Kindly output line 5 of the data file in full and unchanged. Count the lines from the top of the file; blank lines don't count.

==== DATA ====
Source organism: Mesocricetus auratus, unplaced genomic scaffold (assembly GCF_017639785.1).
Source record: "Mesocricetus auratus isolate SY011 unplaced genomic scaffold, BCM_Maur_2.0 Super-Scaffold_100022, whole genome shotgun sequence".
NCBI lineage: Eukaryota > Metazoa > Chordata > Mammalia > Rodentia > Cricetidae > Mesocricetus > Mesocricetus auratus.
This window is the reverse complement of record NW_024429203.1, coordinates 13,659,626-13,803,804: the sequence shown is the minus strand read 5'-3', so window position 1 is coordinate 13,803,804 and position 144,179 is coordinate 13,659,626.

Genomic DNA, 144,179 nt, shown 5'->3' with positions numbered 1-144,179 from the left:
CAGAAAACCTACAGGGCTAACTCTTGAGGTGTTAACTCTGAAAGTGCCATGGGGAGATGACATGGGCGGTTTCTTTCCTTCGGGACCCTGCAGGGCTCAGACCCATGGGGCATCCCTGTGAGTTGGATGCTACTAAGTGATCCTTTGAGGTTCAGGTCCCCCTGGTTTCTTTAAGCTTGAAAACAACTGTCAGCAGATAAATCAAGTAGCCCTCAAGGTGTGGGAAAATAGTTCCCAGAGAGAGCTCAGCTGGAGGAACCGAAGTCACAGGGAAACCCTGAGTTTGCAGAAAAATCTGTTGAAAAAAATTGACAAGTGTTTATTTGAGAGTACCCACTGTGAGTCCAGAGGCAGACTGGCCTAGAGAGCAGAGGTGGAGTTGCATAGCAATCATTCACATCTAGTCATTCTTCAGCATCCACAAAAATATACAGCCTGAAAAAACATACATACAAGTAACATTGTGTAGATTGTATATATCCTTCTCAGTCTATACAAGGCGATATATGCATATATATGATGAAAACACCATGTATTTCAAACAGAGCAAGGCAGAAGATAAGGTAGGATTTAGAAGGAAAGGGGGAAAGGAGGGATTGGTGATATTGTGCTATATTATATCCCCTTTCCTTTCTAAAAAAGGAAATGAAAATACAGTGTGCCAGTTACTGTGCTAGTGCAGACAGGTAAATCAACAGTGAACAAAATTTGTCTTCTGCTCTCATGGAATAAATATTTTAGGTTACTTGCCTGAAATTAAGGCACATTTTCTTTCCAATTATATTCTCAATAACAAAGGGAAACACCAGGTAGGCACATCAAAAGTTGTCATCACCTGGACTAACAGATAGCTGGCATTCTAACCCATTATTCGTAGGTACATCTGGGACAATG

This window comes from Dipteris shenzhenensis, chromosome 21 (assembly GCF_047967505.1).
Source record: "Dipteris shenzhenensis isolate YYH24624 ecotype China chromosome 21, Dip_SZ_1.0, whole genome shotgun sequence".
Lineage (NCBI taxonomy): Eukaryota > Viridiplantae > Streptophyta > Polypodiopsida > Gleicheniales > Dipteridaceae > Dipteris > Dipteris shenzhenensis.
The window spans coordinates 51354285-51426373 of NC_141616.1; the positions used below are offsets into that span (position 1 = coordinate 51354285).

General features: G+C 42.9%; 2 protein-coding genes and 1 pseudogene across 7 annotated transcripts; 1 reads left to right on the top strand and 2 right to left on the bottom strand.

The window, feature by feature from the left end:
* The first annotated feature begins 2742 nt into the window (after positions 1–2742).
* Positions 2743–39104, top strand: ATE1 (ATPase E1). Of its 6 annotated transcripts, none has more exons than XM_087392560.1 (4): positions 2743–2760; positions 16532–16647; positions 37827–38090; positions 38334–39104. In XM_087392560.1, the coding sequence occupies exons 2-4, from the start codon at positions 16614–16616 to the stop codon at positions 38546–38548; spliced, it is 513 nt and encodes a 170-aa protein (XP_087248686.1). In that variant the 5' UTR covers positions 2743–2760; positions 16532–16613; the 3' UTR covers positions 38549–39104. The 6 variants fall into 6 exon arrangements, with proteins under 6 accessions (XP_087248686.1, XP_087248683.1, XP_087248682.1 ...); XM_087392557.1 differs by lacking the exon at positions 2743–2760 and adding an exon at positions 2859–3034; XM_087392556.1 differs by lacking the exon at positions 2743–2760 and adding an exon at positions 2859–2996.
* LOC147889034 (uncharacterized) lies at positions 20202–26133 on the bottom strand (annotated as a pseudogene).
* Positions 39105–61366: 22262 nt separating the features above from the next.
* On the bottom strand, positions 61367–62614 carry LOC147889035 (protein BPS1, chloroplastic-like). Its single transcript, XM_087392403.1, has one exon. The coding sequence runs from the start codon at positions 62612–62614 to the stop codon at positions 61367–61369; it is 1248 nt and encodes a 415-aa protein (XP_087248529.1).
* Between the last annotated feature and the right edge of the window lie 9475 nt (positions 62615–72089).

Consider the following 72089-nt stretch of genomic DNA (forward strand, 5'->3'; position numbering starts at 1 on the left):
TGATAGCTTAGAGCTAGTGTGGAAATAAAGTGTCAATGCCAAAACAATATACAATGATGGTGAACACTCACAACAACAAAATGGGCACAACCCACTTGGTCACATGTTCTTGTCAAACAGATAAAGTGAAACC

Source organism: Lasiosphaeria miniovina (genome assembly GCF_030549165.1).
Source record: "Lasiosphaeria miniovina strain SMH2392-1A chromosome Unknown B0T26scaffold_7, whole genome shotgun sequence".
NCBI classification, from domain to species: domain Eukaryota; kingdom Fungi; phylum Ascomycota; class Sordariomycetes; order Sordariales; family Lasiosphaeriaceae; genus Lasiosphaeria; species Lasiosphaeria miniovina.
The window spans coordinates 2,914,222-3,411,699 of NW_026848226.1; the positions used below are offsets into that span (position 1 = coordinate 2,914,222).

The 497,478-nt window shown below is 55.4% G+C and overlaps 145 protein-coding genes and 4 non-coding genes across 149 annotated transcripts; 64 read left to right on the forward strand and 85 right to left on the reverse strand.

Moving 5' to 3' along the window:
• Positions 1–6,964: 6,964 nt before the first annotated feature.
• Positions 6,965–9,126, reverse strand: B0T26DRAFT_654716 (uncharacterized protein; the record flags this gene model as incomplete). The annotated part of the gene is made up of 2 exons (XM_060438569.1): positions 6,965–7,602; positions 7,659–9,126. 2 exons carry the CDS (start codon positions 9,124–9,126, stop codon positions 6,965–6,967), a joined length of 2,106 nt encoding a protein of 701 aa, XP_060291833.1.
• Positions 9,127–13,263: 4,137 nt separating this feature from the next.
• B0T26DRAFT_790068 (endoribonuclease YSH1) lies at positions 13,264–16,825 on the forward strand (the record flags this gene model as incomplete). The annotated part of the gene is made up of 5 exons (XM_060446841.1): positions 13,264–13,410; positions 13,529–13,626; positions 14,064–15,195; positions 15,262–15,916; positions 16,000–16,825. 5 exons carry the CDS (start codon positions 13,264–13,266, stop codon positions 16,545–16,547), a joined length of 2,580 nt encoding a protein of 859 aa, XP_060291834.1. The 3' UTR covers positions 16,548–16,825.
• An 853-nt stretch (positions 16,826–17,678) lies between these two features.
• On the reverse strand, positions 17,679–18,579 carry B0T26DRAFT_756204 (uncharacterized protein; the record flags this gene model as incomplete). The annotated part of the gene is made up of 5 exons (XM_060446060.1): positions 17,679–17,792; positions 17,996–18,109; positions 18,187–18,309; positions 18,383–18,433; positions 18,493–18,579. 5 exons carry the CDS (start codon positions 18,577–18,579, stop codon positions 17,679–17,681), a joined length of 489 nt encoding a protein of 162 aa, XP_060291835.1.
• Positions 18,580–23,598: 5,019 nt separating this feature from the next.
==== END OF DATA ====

Genomic DNA, 144,179 nt, shown 5'->3' with positions numbered 1-144,179 from the left: